Onboarding is a layer cake. You can have several layers, but without a solid bottom layer, things get dicey. The more ambitious you are, the more beautiful of a layer cake you may sculpt. Every good layer cake must have a bottom layer, let’s start there.
Step 1: Bottom Layer
Your first, most important, step is to create your foundational layer. This may arguably be the most time consuming and hardest to do. If you can at least build the bottom layer, then you at least have a cake (which you can call onboarding). Need a little convincing? Fact time!
Organizations with a standardized onboarding process experience 62% greater new hire productivity, along with 50% greater new hire retention.Ron Carcucci, Harvard Business Review, To Retain New Hires, Spend More Time Onboarding Them
Alright, so what is the bottom layer? Well, you have to ask yourself, what is your company? How are you going to help new employees answer crucial questions about where they work and generally made to feel comfortable and knowledgeable? Here are some basic Q&A:
- Who works there? Solved with an org chart, presentations from each department, a “tour” of the (virtual?) office.
- What do you do? Solved with a product demo, sales materials, presentation on the company history.
- Why should someone work for your company? Solved with company values, benefits the employee can expect, career paths / progression.
- Where do you work? Solved with a global snapshot of employees, customers, market or sales data, office locations, etc.
- Does your company have a diversity, equality, and inclusiveness program or materials? What better time to introduce it to employees than early on in their tenure?!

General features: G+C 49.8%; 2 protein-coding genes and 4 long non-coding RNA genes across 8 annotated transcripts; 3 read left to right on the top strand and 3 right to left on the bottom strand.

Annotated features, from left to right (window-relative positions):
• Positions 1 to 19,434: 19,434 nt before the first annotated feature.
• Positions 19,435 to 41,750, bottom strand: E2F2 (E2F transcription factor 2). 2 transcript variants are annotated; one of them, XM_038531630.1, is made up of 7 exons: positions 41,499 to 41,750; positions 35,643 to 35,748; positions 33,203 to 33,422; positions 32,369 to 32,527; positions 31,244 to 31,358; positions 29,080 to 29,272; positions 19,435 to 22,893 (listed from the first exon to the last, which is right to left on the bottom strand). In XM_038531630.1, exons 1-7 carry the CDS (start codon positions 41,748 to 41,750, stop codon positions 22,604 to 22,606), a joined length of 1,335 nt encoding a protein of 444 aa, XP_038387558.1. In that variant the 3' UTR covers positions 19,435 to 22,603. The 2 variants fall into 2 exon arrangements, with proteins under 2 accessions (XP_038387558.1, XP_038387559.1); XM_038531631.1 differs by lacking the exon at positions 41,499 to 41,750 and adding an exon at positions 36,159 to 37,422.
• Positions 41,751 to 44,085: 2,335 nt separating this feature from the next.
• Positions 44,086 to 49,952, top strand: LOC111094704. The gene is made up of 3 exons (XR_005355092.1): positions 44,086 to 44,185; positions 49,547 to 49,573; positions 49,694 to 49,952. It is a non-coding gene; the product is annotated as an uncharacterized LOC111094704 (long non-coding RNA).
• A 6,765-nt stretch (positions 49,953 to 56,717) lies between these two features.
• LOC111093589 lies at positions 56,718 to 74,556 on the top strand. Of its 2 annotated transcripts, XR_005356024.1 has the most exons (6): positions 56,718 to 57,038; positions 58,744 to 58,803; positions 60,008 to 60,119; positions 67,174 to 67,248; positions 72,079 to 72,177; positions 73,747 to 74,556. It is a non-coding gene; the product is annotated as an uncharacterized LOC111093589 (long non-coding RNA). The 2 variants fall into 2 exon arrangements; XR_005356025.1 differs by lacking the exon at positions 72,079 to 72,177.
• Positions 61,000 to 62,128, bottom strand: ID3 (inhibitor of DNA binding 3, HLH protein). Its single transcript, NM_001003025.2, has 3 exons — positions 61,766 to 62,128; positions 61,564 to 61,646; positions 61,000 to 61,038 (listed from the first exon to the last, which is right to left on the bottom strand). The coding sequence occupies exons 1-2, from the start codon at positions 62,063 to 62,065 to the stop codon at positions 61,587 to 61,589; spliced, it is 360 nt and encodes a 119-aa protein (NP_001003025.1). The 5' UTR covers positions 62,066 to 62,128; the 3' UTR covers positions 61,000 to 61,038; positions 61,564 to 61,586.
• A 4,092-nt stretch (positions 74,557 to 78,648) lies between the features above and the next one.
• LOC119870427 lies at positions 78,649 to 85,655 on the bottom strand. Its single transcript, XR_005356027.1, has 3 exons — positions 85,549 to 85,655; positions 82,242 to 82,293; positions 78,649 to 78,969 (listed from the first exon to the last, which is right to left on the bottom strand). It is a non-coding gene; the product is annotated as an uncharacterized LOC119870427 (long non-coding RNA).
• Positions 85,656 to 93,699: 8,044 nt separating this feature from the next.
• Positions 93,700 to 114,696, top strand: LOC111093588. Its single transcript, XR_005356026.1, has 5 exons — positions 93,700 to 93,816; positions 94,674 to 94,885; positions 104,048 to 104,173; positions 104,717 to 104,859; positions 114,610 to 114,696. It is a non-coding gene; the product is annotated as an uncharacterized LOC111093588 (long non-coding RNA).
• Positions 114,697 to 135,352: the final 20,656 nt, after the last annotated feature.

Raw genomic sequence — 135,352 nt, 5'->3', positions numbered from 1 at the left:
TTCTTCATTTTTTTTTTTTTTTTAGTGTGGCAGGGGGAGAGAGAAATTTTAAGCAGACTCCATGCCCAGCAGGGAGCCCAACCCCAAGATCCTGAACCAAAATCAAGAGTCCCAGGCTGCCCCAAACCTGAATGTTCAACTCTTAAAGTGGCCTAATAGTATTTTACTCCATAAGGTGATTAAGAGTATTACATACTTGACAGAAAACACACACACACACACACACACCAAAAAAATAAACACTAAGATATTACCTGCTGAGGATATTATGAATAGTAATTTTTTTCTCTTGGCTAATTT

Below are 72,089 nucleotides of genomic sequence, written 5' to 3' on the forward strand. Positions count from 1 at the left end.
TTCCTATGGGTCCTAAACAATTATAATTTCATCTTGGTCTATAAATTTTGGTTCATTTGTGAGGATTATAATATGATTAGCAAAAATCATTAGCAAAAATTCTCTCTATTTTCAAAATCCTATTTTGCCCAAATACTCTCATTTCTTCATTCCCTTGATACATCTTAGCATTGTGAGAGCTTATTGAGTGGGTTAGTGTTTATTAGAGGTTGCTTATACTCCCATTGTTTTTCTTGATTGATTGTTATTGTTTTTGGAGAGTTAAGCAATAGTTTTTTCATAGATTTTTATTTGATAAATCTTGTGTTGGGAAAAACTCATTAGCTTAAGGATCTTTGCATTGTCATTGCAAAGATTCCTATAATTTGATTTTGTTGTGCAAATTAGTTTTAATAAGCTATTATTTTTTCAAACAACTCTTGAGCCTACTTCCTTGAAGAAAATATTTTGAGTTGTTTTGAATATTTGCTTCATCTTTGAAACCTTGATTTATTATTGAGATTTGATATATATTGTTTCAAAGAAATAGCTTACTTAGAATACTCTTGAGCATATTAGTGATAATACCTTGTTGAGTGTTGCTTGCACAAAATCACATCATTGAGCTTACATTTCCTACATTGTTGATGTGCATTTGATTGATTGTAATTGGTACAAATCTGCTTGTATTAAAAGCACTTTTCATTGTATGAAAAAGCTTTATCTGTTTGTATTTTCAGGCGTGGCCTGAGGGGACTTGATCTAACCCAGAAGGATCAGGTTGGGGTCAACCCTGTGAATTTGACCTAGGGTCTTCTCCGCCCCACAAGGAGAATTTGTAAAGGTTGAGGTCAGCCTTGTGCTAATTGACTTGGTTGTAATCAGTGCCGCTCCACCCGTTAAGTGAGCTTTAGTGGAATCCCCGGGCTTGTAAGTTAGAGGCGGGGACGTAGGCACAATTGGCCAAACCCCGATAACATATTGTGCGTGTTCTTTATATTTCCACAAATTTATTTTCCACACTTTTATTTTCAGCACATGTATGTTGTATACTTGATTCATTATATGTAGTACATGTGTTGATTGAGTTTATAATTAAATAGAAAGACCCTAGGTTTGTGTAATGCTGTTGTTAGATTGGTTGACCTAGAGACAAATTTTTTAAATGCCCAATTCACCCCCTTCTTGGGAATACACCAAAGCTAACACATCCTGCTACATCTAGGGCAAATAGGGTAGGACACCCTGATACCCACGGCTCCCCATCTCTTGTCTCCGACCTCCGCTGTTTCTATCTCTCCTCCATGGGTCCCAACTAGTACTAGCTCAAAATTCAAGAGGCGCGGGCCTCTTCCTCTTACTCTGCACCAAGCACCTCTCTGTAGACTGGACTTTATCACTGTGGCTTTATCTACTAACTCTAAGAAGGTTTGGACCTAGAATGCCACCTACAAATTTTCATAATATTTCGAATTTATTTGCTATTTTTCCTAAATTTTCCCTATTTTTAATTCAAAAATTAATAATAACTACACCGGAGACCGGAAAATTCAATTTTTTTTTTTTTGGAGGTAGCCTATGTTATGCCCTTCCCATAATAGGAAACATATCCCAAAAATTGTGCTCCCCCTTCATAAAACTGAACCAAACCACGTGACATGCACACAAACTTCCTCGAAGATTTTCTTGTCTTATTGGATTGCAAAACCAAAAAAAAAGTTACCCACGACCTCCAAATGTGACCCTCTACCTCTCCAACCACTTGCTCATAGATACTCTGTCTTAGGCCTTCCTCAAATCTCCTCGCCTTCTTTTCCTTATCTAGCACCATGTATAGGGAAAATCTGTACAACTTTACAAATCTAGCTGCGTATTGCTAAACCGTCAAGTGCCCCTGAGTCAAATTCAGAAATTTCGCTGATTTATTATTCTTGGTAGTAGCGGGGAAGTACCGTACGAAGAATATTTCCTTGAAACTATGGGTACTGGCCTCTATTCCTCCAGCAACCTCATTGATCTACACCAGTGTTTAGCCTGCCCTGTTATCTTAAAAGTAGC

A lot to process I know, but you would be surprised how effective even a single presentation, highlighting these aspects can be. Most importantly, in firming up the bottom foundation is interpersonal interactions and team communication. People want to meet people, so prescribe who, how, and even when your new employees will meet other.
Step 2: Middle Layer
The middle layer(s) is where you can really start to explore your organization more creatively. Where are the unique teams or unique work areas? Do you have specific offices that may operate a little differently?
The middle layers are all about starting to build in more tailored experiences depending on the company. This all stands on the bottom layer of a firm foundation, i.e. the “corporate onboarding” we spoke about in Step 1. The middle layer can ensure that an engineer joining the engineering departments get a more unique or specific experience that a new marketing manager over in marketing! A few quick thoughts to get started on the middle:
- Are there technical or training materials a department already has? Create a branch from your bottom layer just for that team and materials.
- Are there any hiring or department managers eager to provide a more unique experience for their team? Get them involved in the planning process and make some additions to your bottom layer for their team.
- Do you have offices in different geographies? Tailor the onboarding to each, trying to identify what makes each office or geography unique.
With a strong bottom in place, your middle layers can be creative, fun, and exciting. With the bottom and middles in place, you can take your onboarding one step further… with some exciting toppings.
Step 3: Toppings
In keeping with the creative and more focused approach to our middle layer, the toppings are where you add some specific sprinkles. Maybe you start to build onboarding materials for a specific role, seniority level, or even just subject matter. A few ideas:
- What are the roles you hire for most often? Can you create an even more tailored, unique experience for those individuals?
- How complex is your organizational structure? If you can see distinct seniority levels, i.e. Managers, Directors, Vice Presidents, etc., a tailored onboarding experience to these levels will ensure these high impact employees are brought on while respecting their existing experience level.
The toppings is where you can make smaller modules or ideas that can be woven on top of your bottom and middle (layers). Once combined, each new employee should be looking at their own layer cake. The onboarding layer cake from one new employee to the next can look somewhat different, with a few consistent and familiar elements. Now get out there and bake up some good onboarding!
Like some of this thinking? We’d love to connect and learn more about your onboarding woes and help!